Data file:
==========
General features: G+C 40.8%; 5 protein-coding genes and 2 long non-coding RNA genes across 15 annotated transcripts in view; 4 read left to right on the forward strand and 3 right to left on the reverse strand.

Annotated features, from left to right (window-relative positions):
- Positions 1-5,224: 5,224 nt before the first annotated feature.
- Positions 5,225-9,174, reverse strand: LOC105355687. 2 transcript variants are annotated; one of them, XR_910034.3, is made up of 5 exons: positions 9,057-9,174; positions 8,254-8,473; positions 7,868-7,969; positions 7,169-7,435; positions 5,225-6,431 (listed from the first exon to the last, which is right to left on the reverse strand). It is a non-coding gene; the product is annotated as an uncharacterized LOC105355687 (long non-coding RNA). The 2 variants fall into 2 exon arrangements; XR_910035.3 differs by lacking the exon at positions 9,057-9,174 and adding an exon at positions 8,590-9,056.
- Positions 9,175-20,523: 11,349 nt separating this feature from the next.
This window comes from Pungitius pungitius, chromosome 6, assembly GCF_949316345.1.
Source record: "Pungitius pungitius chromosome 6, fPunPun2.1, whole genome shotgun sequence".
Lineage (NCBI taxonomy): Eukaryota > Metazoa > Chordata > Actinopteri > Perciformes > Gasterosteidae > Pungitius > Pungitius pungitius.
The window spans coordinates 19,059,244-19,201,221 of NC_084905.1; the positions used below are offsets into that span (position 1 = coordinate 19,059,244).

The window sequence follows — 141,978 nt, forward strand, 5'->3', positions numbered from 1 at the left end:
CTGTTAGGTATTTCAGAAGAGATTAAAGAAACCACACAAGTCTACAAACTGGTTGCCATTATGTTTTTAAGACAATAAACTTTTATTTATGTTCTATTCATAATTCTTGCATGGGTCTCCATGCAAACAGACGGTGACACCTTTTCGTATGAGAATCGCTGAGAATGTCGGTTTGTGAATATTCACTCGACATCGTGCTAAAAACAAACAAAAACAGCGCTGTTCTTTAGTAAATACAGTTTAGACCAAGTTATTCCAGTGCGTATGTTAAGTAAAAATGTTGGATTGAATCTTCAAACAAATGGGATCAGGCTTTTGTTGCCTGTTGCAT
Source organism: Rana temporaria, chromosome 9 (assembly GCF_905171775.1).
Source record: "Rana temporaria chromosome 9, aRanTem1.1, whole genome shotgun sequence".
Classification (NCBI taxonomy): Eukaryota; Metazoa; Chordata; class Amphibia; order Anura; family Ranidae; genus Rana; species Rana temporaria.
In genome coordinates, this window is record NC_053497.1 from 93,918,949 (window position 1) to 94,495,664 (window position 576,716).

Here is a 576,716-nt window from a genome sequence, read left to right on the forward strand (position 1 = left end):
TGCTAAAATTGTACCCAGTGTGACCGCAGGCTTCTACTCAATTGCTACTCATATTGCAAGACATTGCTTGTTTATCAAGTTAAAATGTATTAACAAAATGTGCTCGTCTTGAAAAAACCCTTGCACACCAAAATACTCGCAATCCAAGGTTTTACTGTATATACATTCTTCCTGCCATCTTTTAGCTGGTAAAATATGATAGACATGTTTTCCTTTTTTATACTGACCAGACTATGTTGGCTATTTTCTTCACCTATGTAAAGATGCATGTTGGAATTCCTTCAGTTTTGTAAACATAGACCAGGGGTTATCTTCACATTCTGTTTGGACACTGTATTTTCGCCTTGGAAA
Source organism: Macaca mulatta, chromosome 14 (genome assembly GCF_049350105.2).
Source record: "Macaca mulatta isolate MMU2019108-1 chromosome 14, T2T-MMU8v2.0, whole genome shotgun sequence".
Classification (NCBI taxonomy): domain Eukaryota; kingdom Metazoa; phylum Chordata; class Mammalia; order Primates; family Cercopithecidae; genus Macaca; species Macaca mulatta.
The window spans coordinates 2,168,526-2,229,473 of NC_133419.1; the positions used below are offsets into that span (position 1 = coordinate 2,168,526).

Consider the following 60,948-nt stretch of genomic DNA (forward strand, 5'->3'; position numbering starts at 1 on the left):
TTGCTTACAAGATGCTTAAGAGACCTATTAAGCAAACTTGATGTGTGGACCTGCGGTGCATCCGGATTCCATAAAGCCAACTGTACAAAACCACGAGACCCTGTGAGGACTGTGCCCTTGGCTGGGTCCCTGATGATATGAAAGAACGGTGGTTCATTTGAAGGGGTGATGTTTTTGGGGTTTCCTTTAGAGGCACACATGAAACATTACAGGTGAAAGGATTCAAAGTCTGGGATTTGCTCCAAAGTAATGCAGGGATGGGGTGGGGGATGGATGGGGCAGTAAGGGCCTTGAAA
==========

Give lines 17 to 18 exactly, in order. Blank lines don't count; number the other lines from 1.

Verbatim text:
TGCTAAAATTGTACCCAGTGTGACCGCAGGCTTCTACTCAATTGCTACTCATATTGCAAGACATTGCTTGTTTATCAAGTTAAAATGTATTAACAAAATGTGCTCGTCTTGAAAAAACCCTTGCACACCAAAATACTCGCAATCCAAGGTTTTACTGTATATACATTCTTCCTGCCATCTTTTAGCTGGTAAAATATGATAGACATGTTTTCCTTTTTTATACTGACCAGACTATGTTGGCTATTTTCTTCACCTATGTAAAGATGCATGTTGGAATTCCTTCAGTTTTGTAAACATAGACCAGGGGTTATCTTCACATTCTGTTTGGACACTGTATTTTCGCCTTGGAAA
Source organism: Macaca mulatta, chromosome 14 (genome assembly GCF_049350105.2).